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TODAY’S STORY
16 Nov
,
2022

Made in China

Stoa Daily Challenge #19

boAt is a consumer electronics and lifestyle brand founded by Samer Mohan and the flamboyant shark Aman Gupta.

In 2021, they peaked their net profits by 60% and have now hired a Cheif Business Officer to double down on their best performing product lines in abet to scale bigger before their rumoured IPO in 2023.

In this challenge, you will play the role of Prejith, the Chief Business Officer, and decide on segments to invest & divest in for the next fiscal year.

Play the challenge here.

Now, to today's issue.

____

For many, Chinese goods are synonymous with low-quality goods.

In Hindi, there's a common saying:

"Chale toh chaand tak, nahi toh raat tak."

("If it works, it may take you to the moon. If it doesn't work, it'll probably stop working tonight.")

But it's not like China cannot manufacture high-end equipment.

They can. Both their engineers and factories are perfectly capable. It's just that their customers don't ask for it. And the unit economics incentivizes them to produce a lot of something cheap versus a little of something high-end and expensive.

Would you rather make $50 per unit on 100 units, or $5 per unit on 100,000 units?

Yes, so would they.

Niche applications are not of interest to most manufacturers, especially in China, because marketing to high-end audiences isn't as easy for them.

They mostly operate on a B2B model focused on high-volume orders. A major reason for that is switching production lines from product to product is costly. They would rather make 10,000 of something mainstream and fast-moving than 10 runs of 1,000 that may or may not sell for a high price.

Many can do either. But they just prefer larger contracts over smaller ones.

Ironically, the thing that actually drives the sentiment, "Chinese products are low quality" is actually the customers.

I remember being at an electronics expo in Bengaluru a few years ago and there was a middle-aged man who walked up to an audio-manufacturing company booth and asked:

"Show me your biggest speaker. Biggest and cheapest. I want, BIG, CHEAP and LOUD."

What's funny is the booth actually had legitimate hi-fi audio offerings. This man represents the mainstream consumer very well: technologically challenged and looking for the most obvious features at the cheapest price.

There's also a kind of barbell effect that happens in the Chinese markets, where people either buy the cheapest value products or they buy the best products.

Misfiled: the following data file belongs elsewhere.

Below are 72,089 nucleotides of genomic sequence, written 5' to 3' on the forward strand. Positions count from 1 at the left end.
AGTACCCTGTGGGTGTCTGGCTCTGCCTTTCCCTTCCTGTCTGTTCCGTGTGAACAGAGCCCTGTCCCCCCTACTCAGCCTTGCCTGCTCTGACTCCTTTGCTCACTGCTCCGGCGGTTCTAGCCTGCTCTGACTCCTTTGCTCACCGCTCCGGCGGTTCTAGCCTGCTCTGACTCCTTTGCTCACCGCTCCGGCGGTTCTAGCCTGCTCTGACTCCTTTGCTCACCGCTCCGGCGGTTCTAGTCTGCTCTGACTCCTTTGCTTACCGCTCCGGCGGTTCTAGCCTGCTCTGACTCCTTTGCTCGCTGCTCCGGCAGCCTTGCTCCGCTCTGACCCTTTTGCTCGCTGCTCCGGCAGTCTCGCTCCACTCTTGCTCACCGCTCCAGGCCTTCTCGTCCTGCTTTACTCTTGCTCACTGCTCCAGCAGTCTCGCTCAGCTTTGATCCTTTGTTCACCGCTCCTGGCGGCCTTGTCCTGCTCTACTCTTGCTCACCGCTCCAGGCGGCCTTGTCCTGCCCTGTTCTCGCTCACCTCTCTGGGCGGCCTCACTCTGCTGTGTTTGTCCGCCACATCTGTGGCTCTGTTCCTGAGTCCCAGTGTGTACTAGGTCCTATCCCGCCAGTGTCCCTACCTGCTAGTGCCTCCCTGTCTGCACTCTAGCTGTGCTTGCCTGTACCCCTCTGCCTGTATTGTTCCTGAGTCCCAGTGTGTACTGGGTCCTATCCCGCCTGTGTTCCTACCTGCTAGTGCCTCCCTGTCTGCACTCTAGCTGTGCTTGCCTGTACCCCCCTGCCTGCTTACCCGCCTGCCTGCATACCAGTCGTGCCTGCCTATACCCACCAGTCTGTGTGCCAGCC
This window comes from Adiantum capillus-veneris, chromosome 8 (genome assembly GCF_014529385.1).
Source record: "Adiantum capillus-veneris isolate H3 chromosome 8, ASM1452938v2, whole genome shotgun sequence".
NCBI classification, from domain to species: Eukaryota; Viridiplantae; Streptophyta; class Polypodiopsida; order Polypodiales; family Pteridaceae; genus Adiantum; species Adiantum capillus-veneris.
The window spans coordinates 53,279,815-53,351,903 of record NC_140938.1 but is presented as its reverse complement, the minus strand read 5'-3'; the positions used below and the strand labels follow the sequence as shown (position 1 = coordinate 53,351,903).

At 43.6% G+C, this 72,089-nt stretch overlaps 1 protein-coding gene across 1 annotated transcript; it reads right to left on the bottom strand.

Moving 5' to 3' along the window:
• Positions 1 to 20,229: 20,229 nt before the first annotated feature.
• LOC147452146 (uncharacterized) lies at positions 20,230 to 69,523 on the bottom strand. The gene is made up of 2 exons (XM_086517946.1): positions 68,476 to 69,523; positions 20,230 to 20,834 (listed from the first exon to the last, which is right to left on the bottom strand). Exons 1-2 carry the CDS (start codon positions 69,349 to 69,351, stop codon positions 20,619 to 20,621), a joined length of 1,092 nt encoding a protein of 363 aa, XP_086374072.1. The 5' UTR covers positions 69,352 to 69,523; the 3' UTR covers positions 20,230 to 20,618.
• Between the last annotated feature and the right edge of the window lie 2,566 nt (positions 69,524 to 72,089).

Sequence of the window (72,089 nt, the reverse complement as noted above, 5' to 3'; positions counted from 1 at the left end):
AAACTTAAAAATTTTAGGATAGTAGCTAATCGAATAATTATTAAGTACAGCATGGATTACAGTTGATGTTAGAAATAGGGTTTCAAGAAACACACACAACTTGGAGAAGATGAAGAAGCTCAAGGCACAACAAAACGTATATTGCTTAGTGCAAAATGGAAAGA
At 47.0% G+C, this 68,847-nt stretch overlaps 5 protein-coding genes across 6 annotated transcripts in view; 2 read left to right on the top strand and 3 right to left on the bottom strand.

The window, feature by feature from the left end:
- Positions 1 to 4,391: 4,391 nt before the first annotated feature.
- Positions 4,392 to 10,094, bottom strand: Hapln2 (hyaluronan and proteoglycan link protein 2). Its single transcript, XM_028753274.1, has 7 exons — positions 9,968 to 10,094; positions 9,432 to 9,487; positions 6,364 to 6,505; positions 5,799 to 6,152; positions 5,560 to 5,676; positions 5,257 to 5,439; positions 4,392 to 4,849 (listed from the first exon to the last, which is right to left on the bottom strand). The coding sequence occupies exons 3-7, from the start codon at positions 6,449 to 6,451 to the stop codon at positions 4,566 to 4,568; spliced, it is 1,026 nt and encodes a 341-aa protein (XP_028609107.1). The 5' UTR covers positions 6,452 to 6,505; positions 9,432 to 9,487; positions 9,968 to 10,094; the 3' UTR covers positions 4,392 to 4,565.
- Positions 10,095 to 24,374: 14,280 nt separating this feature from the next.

So, if you are spending tonnes of money in R&D and making a high-end product, you will also need to spend an equivalent amount or maybe even more marketing it, because the market for high-quality products is very small.

And when a small, relatively unknown brand spends money on marketing, they generally need to make the money back in short order. They don't have huge cash reserves to reinvest in marketing from their profits, like the global giants with well-established brands do. And to spend money on running performance ads instead of making more units is self-defeating. They would rather manufacture more units at a cheaper cost for the masses who are easy to find than make fewer high-quality units and then spend on marketing to find this small niche of customers.

In such markets, there is no reward for making an incrementally better product; you either make the cheapest product you can at high volumes or you make the best product you can at low volumes.

The consumer would rather get a replacement and sellers in China are equally happy replacing defective products several times. It's not an issue. So, manufacturers try cutting as many corners as possible. They get creative with optimization instead of getting creative with quality control.

There's also the issue of economies of scale in production. Factories that are willing to do small runs of high-end products are often less established and therefore can often run into QC issues. This, combined with low quantities, increases the price of small batches of products even more. Niche products are more expensive in large part because the cost per unit goes way up when you fall below a certain minimum order size of units — say 10,000 or 50,000 — depending on the industry and the product in question.

So, yeah. It's not like the Chinese can only manufacture low-quality, use-and-throw goods. They're just making whatever the market demands and is sustainable for their business.

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